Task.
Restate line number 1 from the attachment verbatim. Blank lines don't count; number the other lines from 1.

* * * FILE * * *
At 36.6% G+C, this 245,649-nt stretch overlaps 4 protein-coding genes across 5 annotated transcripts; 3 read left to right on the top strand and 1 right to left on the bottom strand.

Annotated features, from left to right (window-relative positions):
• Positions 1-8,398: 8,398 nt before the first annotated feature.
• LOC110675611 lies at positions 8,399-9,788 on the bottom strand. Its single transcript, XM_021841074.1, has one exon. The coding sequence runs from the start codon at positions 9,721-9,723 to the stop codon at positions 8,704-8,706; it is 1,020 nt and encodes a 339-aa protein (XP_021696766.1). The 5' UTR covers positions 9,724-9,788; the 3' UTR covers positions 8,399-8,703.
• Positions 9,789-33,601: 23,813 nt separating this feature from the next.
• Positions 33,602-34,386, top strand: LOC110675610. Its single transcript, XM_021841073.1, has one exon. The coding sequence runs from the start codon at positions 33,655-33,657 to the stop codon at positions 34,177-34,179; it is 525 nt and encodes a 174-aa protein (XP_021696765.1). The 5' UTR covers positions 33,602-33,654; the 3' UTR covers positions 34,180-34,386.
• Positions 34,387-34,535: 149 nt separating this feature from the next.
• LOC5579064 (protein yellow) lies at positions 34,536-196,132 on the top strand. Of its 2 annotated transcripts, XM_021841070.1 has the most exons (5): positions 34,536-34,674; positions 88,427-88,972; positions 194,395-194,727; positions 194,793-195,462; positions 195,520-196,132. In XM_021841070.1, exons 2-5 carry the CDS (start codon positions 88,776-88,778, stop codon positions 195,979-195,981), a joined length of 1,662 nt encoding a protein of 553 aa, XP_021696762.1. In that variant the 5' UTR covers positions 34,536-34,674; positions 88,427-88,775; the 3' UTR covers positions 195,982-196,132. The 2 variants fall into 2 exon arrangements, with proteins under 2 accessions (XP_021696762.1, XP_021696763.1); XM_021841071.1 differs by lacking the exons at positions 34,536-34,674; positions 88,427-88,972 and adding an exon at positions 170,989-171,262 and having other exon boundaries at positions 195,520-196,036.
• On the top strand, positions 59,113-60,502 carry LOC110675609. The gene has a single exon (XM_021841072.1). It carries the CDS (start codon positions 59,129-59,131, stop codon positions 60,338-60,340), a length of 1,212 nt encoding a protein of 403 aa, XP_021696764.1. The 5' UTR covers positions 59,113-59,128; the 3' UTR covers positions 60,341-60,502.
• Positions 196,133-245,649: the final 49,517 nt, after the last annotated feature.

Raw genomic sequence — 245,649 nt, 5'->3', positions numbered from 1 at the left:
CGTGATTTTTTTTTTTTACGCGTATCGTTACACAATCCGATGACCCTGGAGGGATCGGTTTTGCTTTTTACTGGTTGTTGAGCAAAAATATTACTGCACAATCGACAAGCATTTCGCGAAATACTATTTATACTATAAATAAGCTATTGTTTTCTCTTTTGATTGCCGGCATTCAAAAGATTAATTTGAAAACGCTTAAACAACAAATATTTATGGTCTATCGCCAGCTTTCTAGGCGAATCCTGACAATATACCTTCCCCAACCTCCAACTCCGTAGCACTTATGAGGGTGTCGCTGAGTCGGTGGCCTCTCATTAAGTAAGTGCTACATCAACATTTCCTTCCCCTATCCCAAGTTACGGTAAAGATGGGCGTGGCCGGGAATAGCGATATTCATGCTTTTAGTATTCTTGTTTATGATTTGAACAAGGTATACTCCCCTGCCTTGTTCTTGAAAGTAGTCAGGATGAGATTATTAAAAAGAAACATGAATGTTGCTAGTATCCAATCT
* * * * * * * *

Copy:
At 36.6% G+C, this 245,649-nt stretch overlaps 4 protein-coding genes across 5 annotated transcripts; 3 read left to right on the top strand and 1 right to left on the bottom strand.